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circumcevian reflections

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  • Floor en Lyanne van Lamoen
    Dear friends, First of all I wish you a very happy and fruitful 2005. To start the new year let me offer a little theorem: If A B C is a circumcevian
    Message 1 of 8 , Jan 5, 2005
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      Dear friends,

      First of all I wish you a very happy and fruitful 2005.

      To start the new year let me offer a little theorem:

      If A'B'C' is a circumcevian triangle, and A"B"C" are the reflections of
      A'B'C' through the sides of ABC, then the circles (ABC), (A"B"C), (A"BC")
      and (AB"C") are concurrent in one point.

      Kind regards,
      Floor.
    • Bernard Gibert
      Dear Floor and friends, may I wish all the best to all of you for this new year. ... your point is the isogonal conjugate of the infinite point of the
      Message 2 of 8 , Jan 5, 2005
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        Dear Floor and friends,

        may I wish all the best to all of you for this new year.

        > [FvL]To start the new year let me offer a little theorem:
        >
        > If A'B'C' is a circumcevian triangle [of point P], and A"B"C" are the
        > reflections of
        > A'B'C' through the sides of ABC, then the circles (ABC), (A"B"C),
        > (A"BC")
        > and (AB"C") are concurrent in one point.

        your point is the isogonal conjugate of the infinite point of the
        direction which is perpendicular to HP.

        notice that ABC and A"B"C" are perspective iff P lies on the Jerabek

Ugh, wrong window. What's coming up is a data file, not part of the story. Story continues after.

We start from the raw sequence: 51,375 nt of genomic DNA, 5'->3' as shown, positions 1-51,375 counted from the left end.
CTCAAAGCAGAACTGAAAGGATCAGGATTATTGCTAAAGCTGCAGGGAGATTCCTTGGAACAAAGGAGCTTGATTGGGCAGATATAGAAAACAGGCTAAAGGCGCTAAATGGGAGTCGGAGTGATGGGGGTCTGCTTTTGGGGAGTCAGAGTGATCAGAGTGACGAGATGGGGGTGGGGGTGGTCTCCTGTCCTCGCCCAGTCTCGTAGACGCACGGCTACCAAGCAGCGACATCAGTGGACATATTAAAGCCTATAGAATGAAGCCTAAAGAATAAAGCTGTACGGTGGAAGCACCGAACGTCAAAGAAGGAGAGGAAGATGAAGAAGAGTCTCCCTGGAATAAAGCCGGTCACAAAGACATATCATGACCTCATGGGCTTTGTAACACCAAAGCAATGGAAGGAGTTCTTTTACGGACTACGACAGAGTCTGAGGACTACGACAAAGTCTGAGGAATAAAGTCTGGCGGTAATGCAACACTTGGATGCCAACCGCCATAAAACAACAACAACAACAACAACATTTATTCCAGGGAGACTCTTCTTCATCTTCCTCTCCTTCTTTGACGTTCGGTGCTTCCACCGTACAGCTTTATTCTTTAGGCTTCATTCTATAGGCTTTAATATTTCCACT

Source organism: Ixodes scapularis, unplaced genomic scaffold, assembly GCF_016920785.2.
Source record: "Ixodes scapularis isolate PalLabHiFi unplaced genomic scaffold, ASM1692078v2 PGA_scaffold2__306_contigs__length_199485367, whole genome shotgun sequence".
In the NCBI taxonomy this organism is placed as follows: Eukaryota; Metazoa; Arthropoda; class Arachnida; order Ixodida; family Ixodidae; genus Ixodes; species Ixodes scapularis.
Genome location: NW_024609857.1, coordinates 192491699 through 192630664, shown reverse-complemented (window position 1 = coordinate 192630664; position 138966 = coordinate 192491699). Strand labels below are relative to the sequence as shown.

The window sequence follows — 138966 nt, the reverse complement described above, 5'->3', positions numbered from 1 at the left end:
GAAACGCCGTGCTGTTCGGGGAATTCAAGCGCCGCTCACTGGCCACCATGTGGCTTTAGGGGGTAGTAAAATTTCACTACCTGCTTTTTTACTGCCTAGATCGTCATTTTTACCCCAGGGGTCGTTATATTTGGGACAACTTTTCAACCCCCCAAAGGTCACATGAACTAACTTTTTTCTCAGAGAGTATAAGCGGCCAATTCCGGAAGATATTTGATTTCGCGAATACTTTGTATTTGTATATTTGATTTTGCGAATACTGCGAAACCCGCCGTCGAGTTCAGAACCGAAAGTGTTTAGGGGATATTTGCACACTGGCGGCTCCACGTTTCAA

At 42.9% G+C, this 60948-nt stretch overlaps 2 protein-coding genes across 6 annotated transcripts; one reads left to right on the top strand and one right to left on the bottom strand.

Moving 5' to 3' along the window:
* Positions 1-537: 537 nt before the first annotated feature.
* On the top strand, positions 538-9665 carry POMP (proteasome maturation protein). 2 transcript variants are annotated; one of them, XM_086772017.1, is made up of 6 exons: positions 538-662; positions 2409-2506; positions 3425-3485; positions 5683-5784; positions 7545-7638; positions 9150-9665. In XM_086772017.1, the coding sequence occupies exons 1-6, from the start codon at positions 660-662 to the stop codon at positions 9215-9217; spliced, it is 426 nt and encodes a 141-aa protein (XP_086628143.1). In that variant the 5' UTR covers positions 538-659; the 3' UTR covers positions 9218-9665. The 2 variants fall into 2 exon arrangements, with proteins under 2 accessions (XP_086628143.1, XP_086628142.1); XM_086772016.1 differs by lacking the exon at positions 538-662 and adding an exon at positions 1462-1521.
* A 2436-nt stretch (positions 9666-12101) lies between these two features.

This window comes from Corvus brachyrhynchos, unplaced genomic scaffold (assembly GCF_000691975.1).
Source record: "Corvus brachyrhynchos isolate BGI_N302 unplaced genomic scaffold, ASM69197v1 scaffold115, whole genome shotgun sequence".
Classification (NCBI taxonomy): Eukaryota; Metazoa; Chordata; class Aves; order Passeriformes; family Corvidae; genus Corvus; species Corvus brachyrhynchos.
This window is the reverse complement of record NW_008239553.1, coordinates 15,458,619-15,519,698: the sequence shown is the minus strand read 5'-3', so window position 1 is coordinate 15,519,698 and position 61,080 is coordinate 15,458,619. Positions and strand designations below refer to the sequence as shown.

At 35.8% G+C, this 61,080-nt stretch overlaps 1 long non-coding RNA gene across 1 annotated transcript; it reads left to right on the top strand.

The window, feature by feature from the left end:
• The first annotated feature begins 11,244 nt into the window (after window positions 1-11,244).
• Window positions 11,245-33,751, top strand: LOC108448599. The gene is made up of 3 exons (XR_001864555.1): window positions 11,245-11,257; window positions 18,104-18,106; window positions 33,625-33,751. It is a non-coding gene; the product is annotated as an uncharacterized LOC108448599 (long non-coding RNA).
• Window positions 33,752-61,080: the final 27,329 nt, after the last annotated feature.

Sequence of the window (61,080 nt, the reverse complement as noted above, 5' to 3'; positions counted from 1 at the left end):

hyperbola or at infinity.

        Best regards

        Bernard

        [Non-text portions of this message have been removed]
      • Floor en Lyanne van Lamoen
        Dear Antreas, ... No, you mixed up with (A BC), (AB C) and (ABC ) are concurrent in one point (H). Kind regards, Floor.
        Message 3 of 8 , Jan 5, 2005
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          Dear Antreas,

          > [FvL]:
          > >If A'B'C' is a circumcevian triangle, and A"B"C" are the reflections of
          > >A'B'C' through the sides of ABC, then the circles (ABC), (A"B"C), (A"BC")
          > >and (AB"C") are concurrent in one point.
          >
          > Isn't it equivalent to this:
          >
          > The circumcircle of ABC and its reflections on the sidelines
          > of ABC are concurrent ?

          No, you mixed up with (A"BC), (AB"C) and (ABC") are concurrent in one point
          (H).

          Kind regards,
          Floor.
        • Floor en Lyanne van Lamoen
          Dear Bernard, ... [BG] ... Thanks, Bernard! The locus of the perspector for P on the Jerabek hyperbola is a quartic, the isogonal conjugate of the conic SUM
          Message 4 of 8 , Jan 6, 2005
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            Dear Bernard,